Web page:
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Decades of rising inequality in advanced markets take USD 252 billion toll on insurance protection, leaving households more vulnerable in current cost-of-living crisis

12 May 2022 Swiss Re Institute

Swiss Re Institute's latest sigma report, "Reshaping the social contract: the role of insurance in reducing income inequality", examines the rise and consequence of income inequality across the globe.

This research comes at a time when income inequality is a threat to the stability of our economies and societies. The war in Ukraine has intensified the global cost of living crisis by pushing up food and energy prices when inflation is already high. This means that those who spend a higher percentage of their earnings on food or fuel, especially low-income households in emerging markets, are at risk of poverty and ill health. Food insecurity is one important symptom of inequality and can undermine the social contract.

Income inequality is not just an issue for developing countries. While many emerging economies have been closing the gap between rich and poor in recent years, income inequality has been rising across advanced economies over the past four decades. Swiss Re's study finds that the rise in income inequality in advanced economies has resulted in about USD 252 billion of foregone insurance protection in the year 2019 alone, making households more vulnerable to catastrophic losses from unforeseen events.

Guido Fürer, Group Chief Investment Officer of Swiss Re: "There is a growing opportunity for private capital to make a positive impact on inequality. Until now, the "S" in ESG, which refers to social aspects such as diversity, inclusion and equality, has been an underrepresented investment theme. I notice that this is now changing rapidly as the investment community is placing more emphasis on the "S", supported by a growing investible pool. As a risk taker and investor, the insurance industry is in a key position to drive the profound changes needed to improve resilience."

Jerome Haegeli, Group Chief Economist of Swiss Re: "Insurance is a powerful tool to promote economic growth, improve resilience and reduce inequality by providing financial protection. Insurance protection is particularly important for the most vulnerable because, without insurance, low- and even middle-income families can fall into poverty in the event of a severe disaster. By shifting financial risks away from individuals and increasing their resilience, the public and private sectors can work towards reducing inequality. Digitalisation also plays a key role in addressing underinsurance as innovation can make insurance more accessible and more affordable for more people."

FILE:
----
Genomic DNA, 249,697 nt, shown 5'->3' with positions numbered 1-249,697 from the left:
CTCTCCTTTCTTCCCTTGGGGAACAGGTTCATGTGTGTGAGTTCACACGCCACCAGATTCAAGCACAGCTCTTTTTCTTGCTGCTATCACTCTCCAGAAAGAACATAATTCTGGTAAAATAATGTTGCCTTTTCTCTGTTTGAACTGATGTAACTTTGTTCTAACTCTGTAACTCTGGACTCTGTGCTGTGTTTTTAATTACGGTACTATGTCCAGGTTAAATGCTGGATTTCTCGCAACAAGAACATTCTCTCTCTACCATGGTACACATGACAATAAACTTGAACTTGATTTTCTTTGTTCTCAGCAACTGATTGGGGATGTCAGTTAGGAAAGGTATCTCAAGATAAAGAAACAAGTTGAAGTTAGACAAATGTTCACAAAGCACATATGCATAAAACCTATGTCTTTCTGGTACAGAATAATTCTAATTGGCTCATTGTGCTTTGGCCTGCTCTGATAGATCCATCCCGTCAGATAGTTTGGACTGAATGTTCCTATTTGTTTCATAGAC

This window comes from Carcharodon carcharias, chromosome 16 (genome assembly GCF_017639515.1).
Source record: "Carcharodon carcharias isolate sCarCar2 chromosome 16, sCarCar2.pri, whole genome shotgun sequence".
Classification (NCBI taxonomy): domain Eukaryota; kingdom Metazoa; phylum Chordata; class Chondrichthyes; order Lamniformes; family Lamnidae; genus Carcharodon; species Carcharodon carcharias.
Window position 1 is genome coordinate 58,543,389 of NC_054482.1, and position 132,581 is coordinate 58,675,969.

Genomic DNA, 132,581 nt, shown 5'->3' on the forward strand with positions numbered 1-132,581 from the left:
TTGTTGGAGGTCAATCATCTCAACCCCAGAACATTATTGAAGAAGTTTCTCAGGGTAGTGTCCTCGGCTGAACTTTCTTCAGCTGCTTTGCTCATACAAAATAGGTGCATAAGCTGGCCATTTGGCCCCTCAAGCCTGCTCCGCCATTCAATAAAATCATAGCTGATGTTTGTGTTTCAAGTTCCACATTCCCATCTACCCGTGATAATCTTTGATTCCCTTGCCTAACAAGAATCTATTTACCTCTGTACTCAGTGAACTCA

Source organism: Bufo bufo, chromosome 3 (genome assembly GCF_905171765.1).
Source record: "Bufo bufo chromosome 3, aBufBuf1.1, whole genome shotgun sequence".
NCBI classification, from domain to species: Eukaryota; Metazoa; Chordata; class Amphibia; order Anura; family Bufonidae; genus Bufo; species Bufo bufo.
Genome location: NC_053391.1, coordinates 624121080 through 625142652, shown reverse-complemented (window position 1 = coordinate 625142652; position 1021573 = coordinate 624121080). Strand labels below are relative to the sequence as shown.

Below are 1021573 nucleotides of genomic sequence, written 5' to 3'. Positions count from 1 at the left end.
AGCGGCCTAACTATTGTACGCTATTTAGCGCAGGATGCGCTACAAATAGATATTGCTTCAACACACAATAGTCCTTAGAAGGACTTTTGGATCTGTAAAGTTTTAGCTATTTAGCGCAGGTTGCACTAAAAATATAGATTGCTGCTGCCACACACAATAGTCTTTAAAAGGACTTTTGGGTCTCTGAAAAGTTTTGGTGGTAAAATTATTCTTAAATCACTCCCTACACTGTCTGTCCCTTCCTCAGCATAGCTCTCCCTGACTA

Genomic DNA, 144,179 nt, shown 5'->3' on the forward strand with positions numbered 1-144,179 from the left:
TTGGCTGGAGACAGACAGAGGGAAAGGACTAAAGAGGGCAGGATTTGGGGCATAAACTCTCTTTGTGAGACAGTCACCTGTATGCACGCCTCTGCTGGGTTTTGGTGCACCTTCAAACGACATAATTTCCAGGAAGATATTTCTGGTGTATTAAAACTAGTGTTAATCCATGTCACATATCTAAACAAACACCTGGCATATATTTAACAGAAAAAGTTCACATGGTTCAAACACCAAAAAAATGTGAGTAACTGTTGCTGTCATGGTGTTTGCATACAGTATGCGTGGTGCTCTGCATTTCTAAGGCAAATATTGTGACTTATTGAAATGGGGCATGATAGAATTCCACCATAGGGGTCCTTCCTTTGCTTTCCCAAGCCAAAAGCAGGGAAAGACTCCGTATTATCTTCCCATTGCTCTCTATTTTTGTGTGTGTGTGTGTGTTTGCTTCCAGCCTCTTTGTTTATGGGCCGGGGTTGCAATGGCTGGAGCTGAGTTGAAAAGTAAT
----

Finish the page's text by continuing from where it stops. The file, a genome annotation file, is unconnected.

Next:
Main insights of the sigma study

• Income inequality in advanced economies has been rising overall for 40 years, associated with declining life expectancy outcomes in some countries: in the US, the gap in life expectancy between the wealthiest and the poorest 1% has grown to 10-15 years. In the US, as the world's most unequal advanced economy, the middle class has shrunk from almost 60% of the population in the 1980s to less than 55% in 2018. In contrast, in emerging economies such as Brazil and China, the middle class has grown at the fastest rate ever seen.
• Swiss Re Institute finds that total insurance protection in advanced economies would have been about USD 252 billion higher in 2019 if inequality had remained at 1990 levels. This translates to about USD 39 billion of foregone insurance protection in the form of claims paid for property & casualty losses and about USD 213 billion in life benefits.
• Economic shocks typically hit low-income households hardest, threatening to exacerbate inequality for the world's most vulnerable people. Countries with higher income inequality and lower levels of economic resilience are at greater risk of food insecurity because a larger share of household income is spent on food. The Ukraine war could worsen inequality in countries worldwide by making low-income households more vulnerable to poverty and ill health due to high food and energy costs.
• Insurance is effective in mitigating inequality by providing financial relief to households hit by shocks. In the current high-inflation environment, product design and policy support that promote insurance affordability are particularly important. With new technologies, insurers can use a wide range of distribution channels to expand access to insurance coverage. For example, microinsurance can help reduce inequality and promote inclusive growth by providing affordable and efficient insurance products to underserved low-income households.
• The public and private sectors must work together to address inequality and strengthen the social contract. In the short term, governments need to consider tailored actions to alleviate the current cost-of-living crisis many people are facing. In the long term, governments can develop a policy mix that distributes economic opportunities and outcomes more equally and ensures that income risks are shared equitably. They can draw on public and private risk transfer mechanisms, such as social insurance schemes, or public-private partnerships to expand insurability.

Quick Polls

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We have watched with interest as each of the country’s large life insurers report their 2021 life claims statistics, with soaring claims and claims values. That got us thinking: how do the big life insurers compare against one another, from an IFA perspective?

ANSWER

An insurer is an insurer is an insurer
All are excellent: would not deal with them otherwise
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